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Agenda Item No. 8

 

 

THE VALE OF GLAMORGAN COUNCIL

 

LEARNING AND CULTURE SCRUTINY COMMITTEE: 17 OCTOBER 2016

 

REFERENCE FROM CABINET: 3 OCTOBER 2016

 

C3317        SCHOOL PERFORMANCE REPORT 2015 – 2016: FOUNDATION PHASE AND KEY STAGES 2 – 5 (RE) (SCRUTINY COMMITTEE – LEARNING AND CULTURE) –

 

The Council's ambition was that educational outcomes in the Vale of Glamorgan were the best in Wales and matched those of the most successful authorities in England with similar socio economic profiles.  The Council also sought to ensure that all school performance was benchmarked in the high or highest benchmarking positions.

 

Statutory end of Key Stage Teacher Assessment (TA) was administered at the end of the Foundation Phase, Key Stage 2 and Key Stage 3, when pupils were aged 7, 11 and 14 years old respectively.

 

The National minimum expectations for pupils at the end of the Foundation Phase and Key Stages 2 and 3 were as follows: Outcome 5 at the end of the Foundation Phase, Level 4 at the end of Key Stage 2 and Level 5 at the end of Key Stage 3.

 

Additionally, expectations for our more able pupils at the end of each phase were as follows: Outcome 6 or above at the end of the Foundation Phase, Level 5 or above at the end of Key Stage 2 and Levels 6 and 7 at the end of Key Stage 3.

 

In general, the Vale of Glamorgan was advantaged in terms of socio-economic deprivation.  The proportion of pupils entitled to receive free school meals (FSM) was used as a proxy indicator of socio-economic deprivation.  In 2015-16, the Vale ranked 5th lowest overall for the proportion of pupils entitled to receive free school meals (4th lowest at primary level and 6th lowest at secondary level).  These findings indicated that the aggregated performance of Vale of Glamorgan schools should be significantly higher than for Wales as a whole and always rank in the five highest performing Local Authorities (LAs), as a minimum expectation.

 

When considering LA performance, the key indicators for consideration were as follows:

 

•           Local Authority (LA) performance compared with the all Wales means and the LA performance compared to the top five highest performing LAs in Wales;

•           LA performance trends over time, when compared with the all Wales means and prior performance;

•           the relative gap in performance between LA means and the all Wales means;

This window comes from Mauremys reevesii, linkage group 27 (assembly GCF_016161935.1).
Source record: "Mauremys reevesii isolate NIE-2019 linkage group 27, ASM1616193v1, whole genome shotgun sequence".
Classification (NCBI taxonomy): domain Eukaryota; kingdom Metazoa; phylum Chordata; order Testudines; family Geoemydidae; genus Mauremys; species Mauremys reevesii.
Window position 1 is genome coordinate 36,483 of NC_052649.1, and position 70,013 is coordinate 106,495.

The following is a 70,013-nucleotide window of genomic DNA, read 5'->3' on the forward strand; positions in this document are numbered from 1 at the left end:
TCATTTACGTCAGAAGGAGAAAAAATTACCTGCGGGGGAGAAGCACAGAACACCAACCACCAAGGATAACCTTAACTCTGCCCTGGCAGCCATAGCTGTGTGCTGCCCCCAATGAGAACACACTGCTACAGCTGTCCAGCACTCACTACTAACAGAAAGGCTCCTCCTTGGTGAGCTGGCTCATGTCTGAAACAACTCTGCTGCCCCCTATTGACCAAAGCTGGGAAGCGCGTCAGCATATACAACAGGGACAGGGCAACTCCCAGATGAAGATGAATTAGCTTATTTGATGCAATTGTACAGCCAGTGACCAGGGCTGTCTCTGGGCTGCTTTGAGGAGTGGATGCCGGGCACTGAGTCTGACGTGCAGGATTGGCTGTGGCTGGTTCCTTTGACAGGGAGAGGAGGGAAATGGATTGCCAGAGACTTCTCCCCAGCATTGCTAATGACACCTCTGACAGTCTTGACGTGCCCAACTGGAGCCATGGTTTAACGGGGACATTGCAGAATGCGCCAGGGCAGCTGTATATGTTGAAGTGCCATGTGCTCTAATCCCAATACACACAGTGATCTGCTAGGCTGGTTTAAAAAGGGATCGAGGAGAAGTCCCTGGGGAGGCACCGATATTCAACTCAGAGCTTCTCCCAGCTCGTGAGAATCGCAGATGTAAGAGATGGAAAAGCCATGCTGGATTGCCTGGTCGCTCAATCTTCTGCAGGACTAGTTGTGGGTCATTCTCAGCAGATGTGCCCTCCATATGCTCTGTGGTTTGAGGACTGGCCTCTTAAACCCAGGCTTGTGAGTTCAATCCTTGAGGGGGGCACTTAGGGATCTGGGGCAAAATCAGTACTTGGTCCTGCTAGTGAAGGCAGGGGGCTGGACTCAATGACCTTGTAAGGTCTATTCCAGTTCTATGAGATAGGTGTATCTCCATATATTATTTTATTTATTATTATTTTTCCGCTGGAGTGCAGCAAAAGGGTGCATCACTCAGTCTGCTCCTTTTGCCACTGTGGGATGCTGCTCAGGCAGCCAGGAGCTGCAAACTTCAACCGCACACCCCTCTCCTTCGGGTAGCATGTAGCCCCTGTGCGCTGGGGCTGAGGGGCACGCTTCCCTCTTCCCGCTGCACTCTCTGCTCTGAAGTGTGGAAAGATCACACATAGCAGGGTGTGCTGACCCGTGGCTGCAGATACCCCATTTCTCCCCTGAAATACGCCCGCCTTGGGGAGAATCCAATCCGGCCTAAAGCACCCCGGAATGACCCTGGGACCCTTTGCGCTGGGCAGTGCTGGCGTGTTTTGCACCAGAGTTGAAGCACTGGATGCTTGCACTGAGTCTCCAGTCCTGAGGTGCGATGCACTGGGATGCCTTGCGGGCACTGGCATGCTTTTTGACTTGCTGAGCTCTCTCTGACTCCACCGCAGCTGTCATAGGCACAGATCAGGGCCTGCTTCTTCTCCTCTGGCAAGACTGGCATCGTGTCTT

•           the spot rank position of the performance of the local Authority when compared with LAs across Wales; should, as a minimum, be within the top five highest performing LAs in Wales;

•           for each indicator in each phase, the proportion of schools performing in the high or highest benchmarking positions when compared with similar schools and ranked against  LAs across Wales.

 

For benchmarking purposes a school could be located in the top two quarters, i.e. the high or highest benchmarking position in the group or in the lower to lowest two quarters. Relative performance of similar schools was then described as being either above or below the median i.e. either in the top 50%, or in the bottom 50%, of similar schools.

 

Appendix 1 attached to the report outlined progress against targets at Foundation Phase and key stages 2-5, the report also highlighted those Schools that were causing concern and outlined the use of powers of intervention:

 

After this item was presented, the Interim Director of Learning and Skills noted that St Richard Gwyn was sent a formal warning notice in September 2015 and due to strong performance improvements this year, the formal warning would be removed.

 

This was a matter for Executive decision

 

Cabinet, having considered the report and all the issues and implications contained therein 

 

RESOLVED –

 

(1)       T H A T pupil attainment and school performance outcomes, based in the case of GCSE and A level examinations on provisional data, be noted.

 

(2)       T H A T it be noted that in accordance with the School Standards and Organisation Act (2013), a formal warning notice was issued in 2015 and extended during the academic year to Bryn Hafren Comprehensive School and that the statutory intervention at Barry Comprehensive School had also been extended to include the appointment of two additional governors.

 

(3)       T H A T it be noted that St Richard Gwyn was removed from a formal warning process due to its strong performance improvement.

 

(4)       T H A T the report be referred to Scrutiny Committee Learning and Culture for consideration and that the Committee be invited to reconvene an individual school progress panel meeting at Bryn Hafren Comprehensive School.

 

Reasons for decisions

 

(1)       To note the attainment of pupils and the performance of schools in 2015/16.

 

(2)       To note that the full powers available to the authority were being used to improve schools that are underperforming, in accordance with the School Standards and Organisation Act (2013).

 

(3)       To note the strong performance improvements from St Richard Gwyn.

 

(4)       In order that Scrutiny Committee Learning and Culture can review educational outcomes for Vale schools and, in relation to the named school, to review the progress that the school is making.

 

 

 

Attached as Appendix – Report to Cabinet – 3 OCTOBER 2016

 

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